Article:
Neon, the indie-film distributor that is partly responsible for Bong Joon Ho’s kissing Oscars, is reportedly considering a sale. The New York Times broke the news that the company behind Academy Award–winning movies like Parasite and I, Tonya is testing the market for a potential sale of some or all of its business. Neon reportedly declined to comment, but according to the Times, the investment bank Raine has been recruited to explore Neon’s options. The decision comes five months after indie studio A24 sold a $225 million minority stake that put the Everything Everywhere All at Once company’s worth at around $2.5 billion. It’s not clear how much Neon would be valued at, but a source familiar with the matter told the Times that it would be a profitable move for the company. Variety reports that the indie darling is open to a minority-stake sale but is hoping for a deal that would keep Neon intact. Apparently, there’s also a possibility that the company will become a label on a streaming service.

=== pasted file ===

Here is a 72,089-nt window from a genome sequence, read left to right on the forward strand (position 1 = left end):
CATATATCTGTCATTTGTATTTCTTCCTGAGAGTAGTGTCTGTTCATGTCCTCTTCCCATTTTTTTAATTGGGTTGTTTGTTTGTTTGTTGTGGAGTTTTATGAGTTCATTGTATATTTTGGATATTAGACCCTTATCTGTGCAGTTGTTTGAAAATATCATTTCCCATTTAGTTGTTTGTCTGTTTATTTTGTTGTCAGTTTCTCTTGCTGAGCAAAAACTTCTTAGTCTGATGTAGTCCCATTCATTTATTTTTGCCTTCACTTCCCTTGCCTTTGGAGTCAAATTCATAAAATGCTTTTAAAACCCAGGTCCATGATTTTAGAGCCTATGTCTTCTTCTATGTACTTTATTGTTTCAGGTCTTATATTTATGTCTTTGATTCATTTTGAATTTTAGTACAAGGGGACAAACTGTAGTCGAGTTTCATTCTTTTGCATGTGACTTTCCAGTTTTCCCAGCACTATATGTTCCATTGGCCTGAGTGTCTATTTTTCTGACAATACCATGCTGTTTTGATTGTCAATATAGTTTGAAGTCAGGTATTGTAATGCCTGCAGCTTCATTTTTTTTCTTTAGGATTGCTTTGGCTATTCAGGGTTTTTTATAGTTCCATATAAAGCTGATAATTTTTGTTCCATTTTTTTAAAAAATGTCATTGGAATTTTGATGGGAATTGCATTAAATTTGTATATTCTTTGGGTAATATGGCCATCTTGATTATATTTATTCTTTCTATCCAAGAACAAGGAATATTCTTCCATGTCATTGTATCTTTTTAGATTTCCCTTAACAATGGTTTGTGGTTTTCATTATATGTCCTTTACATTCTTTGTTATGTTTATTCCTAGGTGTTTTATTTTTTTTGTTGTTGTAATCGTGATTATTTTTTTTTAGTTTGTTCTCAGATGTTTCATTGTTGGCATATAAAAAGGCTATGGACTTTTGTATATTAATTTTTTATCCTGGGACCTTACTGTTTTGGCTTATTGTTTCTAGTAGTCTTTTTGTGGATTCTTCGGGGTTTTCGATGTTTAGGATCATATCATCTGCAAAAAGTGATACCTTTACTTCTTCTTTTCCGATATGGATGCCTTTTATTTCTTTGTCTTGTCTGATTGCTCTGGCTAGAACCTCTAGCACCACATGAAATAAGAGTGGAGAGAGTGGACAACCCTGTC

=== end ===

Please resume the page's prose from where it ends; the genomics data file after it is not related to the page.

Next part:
Neon was founded in 2017 by Tom Quinn, the former head of RADiUS, and Tim League, the co-founder of Alamo Drafthouse. The company quickly made a name for itself; the past three winners of the Cannes Film Festival’s prestigious Palme d’Or — Triangle of Sadness, Titane, and Parasite — are movies acquired by Neon. The company is also handling the release of the volcano documentary and Sundance hit Fire of Love, as well as the upcoming David Bowie documentary, Moonage Daydream. According to the Times, Neon is eyeing international expansion and opportunities in television and streaming, with plans to use any financing to bolster its production businesses. Here’s to hoping that the possible sale won’t affect Neon’s award-winning streak. It’d be a shame if future directors who worked with Neon didn’t have the chance to make their statues smooch.